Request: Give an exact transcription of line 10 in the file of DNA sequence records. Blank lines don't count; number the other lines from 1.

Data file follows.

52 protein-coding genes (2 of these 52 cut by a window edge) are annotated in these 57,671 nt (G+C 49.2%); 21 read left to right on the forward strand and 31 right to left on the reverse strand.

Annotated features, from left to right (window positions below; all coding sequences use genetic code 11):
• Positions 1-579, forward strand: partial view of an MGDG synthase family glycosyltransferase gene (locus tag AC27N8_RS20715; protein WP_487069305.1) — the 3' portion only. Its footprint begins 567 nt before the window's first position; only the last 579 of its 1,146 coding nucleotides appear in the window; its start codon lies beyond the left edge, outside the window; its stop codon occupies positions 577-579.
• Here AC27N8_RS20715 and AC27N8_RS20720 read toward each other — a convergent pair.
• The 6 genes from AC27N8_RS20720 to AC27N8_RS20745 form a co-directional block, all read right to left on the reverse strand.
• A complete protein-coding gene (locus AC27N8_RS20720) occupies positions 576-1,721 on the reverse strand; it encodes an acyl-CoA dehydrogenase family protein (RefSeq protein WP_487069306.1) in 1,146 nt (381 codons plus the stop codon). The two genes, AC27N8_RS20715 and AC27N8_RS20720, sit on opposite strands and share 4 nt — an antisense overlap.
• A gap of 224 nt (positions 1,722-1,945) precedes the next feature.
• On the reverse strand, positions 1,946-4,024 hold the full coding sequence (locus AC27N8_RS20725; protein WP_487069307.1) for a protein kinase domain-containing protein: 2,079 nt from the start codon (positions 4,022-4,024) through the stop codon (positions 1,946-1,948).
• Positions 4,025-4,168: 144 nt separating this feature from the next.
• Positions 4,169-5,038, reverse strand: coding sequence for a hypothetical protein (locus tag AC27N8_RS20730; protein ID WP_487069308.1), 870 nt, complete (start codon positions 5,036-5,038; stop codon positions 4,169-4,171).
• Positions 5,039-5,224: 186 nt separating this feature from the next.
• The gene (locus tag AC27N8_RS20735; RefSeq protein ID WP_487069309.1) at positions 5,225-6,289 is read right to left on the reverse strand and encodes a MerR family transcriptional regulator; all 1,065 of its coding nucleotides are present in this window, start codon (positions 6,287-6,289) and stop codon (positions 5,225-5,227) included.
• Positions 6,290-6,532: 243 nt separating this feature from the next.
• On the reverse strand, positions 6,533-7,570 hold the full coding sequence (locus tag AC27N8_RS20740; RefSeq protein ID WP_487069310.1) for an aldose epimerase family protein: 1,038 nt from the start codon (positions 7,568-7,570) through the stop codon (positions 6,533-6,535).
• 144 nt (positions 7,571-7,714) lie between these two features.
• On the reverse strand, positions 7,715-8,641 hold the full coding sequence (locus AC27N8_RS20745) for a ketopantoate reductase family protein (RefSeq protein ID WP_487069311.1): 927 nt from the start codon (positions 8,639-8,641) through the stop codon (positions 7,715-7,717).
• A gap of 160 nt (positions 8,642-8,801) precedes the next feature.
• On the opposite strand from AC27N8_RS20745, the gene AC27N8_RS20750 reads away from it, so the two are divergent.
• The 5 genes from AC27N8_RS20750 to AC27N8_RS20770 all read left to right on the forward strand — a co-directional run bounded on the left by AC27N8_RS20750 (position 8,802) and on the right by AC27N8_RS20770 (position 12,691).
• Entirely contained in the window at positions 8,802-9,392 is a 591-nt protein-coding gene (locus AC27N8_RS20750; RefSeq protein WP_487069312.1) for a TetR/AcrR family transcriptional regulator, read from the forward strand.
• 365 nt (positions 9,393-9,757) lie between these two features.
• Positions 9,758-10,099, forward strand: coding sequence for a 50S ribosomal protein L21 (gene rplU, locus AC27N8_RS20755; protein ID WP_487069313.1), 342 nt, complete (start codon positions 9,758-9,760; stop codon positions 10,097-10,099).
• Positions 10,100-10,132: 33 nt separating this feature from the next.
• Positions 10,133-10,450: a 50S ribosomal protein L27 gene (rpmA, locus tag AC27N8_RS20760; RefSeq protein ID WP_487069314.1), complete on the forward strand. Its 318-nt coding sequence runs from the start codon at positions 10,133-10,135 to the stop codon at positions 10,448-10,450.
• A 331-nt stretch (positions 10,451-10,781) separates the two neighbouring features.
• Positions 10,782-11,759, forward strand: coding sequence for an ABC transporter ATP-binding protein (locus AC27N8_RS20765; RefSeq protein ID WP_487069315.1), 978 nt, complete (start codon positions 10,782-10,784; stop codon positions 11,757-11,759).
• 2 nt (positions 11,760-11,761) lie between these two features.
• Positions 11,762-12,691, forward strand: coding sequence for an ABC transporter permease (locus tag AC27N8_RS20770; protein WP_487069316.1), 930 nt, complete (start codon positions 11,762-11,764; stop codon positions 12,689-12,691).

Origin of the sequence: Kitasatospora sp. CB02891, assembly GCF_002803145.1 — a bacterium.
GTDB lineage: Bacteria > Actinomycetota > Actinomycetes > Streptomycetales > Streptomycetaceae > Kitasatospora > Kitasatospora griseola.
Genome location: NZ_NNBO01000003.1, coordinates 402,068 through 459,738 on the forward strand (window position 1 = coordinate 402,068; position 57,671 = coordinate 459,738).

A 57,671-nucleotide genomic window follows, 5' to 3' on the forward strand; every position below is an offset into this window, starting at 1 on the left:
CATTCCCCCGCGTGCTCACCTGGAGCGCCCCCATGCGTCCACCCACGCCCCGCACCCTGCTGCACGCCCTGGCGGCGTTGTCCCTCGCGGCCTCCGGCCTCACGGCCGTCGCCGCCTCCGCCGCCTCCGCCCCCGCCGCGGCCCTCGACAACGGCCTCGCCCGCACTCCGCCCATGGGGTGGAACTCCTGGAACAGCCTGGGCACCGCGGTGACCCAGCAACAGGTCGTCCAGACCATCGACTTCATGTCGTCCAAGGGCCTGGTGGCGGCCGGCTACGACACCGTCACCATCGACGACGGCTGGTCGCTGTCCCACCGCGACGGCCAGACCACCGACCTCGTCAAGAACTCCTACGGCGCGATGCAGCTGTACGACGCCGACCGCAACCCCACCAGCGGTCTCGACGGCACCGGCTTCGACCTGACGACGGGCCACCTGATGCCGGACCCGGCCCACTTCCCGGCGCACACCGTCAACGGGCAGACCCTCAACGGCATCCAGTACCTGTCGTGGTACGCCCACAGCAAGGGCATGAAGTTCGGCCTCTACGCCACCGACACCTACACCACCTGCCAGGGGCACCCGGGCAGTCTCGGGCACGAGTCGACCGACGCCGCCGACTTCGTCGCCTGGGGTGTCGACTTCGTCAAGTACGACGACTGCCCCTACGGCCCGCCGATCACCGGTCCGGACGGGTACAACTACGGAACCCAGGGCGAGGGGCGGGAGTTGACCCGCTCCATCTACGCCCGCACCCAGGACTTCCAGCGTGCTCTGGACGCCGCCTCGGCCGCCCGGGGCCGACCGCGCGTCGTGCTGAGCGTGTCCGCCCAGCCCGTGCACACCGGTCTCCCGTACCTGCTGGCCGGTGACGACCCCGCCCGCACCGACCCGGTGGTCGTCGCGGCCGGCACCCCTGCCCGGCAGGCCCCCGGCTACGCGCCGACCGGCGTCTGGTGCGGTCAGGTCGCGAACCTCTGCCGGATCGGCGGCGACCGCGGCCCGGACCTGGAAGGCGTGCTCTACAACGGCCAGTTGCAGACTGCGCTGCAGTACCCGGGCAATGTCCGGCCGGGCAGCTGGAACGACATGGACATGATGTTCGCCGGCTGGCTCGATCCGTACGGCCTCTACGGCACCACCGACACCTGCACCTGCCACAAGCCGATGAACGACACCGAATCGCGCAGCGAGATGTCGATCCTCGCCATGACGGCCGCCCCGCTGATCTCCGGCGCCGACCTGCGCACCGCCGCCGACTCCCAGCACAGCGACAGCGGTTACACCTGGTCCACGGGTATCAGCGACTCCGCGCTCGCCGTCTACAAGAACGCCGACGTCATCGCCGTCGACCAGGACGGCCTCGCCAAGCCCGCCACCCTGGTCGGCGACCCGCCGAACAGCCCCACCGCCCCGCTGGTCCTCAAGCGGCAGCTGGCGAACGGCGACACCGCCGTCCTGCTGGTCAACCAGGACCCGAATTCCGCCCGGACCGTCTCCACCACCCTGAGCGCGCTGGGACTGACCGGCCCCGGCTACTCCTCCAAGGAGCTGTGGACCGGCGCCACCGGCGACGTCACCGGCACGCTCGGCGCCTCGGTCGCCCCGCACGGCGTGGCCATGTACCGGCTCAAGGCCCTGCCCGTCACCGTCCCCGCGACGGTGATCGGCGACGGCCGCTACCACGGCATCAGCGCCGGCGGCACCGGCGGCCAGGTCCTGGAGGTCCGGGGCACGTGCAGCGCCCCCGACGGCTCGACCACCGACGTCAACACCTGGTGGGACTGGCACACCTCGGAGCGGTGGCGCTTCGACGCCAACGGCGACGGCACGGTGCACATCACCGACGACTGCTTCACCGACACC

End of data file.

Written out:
• Positions 4,169-5,038, reverse strand: coding sequence for a hypothetical protein (locus tag AC27N8_RS20730; protein ID WP_487069308.1), 870 nt, complete (start codon positions 5,036-5,038; stop codon positions 4,169-4,171).